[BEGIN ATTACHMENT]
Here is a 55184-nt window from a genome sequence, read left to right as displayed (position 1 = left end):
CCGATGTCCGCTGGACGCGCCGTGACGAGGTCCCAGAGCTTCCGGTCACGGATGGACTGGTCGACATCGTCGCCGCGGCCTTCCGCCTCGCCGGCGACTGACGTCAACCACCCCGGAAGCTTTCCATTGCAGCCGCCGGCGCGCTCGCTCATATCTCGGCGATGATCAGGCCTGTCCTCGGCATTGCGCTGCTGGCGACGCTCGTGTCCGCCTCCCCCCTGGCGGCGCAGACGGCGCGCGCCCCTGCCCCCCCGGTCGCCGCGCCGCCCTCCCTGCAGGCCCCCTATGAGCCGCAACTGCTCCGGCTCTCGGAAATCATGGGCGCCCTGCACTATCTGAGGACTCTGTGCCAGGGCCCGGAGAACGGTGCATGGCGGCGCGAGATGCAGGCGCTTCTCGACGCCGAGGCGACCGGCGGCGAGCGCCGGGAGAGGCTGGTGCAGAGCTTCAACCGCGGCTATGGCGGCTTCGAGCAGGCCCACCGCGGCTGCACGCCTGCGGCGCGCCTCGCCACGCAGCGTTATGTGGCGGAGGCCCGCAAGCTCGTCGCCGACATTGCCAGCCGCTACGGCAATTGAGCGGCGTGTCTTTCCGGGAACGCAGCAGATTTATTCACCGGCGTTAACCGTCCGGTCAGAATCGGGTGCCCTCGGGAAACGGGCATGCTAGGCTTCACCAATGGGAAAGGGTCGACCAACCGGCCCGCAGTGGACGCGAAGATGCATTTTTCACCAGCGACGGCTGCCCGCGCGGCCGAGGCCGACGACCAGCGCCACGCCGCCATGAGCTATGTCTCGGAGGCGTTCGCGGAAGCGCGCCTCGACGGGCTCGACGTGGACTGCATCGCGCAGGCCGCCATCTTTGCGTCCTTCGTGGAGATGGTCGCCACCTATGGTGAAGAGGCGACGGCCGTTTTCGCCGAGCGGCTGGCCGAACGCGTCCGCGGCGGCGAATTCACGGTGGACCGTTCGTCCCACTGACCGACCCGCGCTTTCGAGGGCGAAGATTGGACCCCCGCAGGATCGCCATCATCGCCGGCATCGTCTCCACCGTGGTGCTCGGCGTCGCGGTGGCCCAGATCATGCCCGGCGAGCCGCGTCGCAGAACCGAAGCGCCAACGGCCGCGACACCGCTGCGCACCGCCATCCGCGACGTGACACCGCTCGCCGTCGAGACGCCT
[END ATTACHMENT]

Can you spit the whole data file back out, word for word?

Here is a 55184-nt window from a genome sequence, read left to right as displayed (position 1 = left end):
CCGATGTCCGCTGGACGCGCCGTGACGAGGTCCCAGAGCTTCCGGTCACGGATGGACTGGTCGACATCGTCGCCGCGGCCTTCCGCCTCGCCGGCGACTGACGTCAACCACCCCGGAAGCTTTCCATTGCAGCCGCCGGCGCGCTCGCTCATATCTCGGCGATGATCAGGCCTGTCCTCGGCATTGCGCTGCTGGCGACGCTCGTGTCCGCCTCCCCCCTGGCGGCGCAGACGGCGCGCGCCCCTGCCCCCCCGGTCGCCGCGCCGCCCTCCCTGCAGGCCCCCTATGAGCCGCAACTGCTCCGGCTCTCGGAAATCATGGGCGCCCTGCACTATCTGAGGACTCTGTGCCAGGGCCCGGAGAACGGTGCATGGCGGCGCGAGATGCAGGCGCTTCTCGACGCCGAGGCGACCGGCGGCGAGCGCCGGGAGAGGCTGGTGCAGAGCTTCAACCGCGGCTATGGCGGCTTCGAGCAGGCCCACCGCGGCTGCACGCCTGCGGCGCGCCTCGCCACGCAGCGTTATGTGGCGGAGGCCCGCAAGCTCGTCGCCGACATTGCCAGCCGCTACGGCAATTGAGCGGCGTGTCTTTCCGGGAACGCAGCAGATTTATTCACCGGCGTTAACCGTCCGGTCAGAATCGGGTGCCCTCGGGAAACGGGCATGCTAGGCTTCACCAATGGGAAAGGGTCGACCAACCGGCCCGCAGTGGACGCGAAGATGCATTTTTCACCAGCGACGGCTGCCCGCGCGGCCGAGGCCGACGACCAGCGCCACGCCGCCATGAGCTATGTCTCGGAGGCGTTCGCGGAAGCGCGCCTCGACGGGCTCGACGTGGACTGCATCGCGCAGGCCGCCATCTTTGCGTCCTTCGTGGAGATGGTCGCCACCTATGGTGAAGAGGCGACGGCCGTTTTCGCCGAGCGGCTGGCCGAACGCGTCCGCGGCGGCGAATTCACGGTGGACCGTTCGTCCCACTGACCGACCCGCGCTTTCGAGGGCGAAGATTGGACCCCCGCAGGATCGCCATCATCGCCGGCATCGTCTCCACCGTGGTGCTCGGCGTCGCGGTGGCCCAGATCATGCCCGGCGAGCCGCGTCGCAGAACCGAAGCGCCAACGGCCGCGACACCGCTGCGCACCGCCATCCGCGACGTGACACCGCTCGCCGTCGAGACGCCT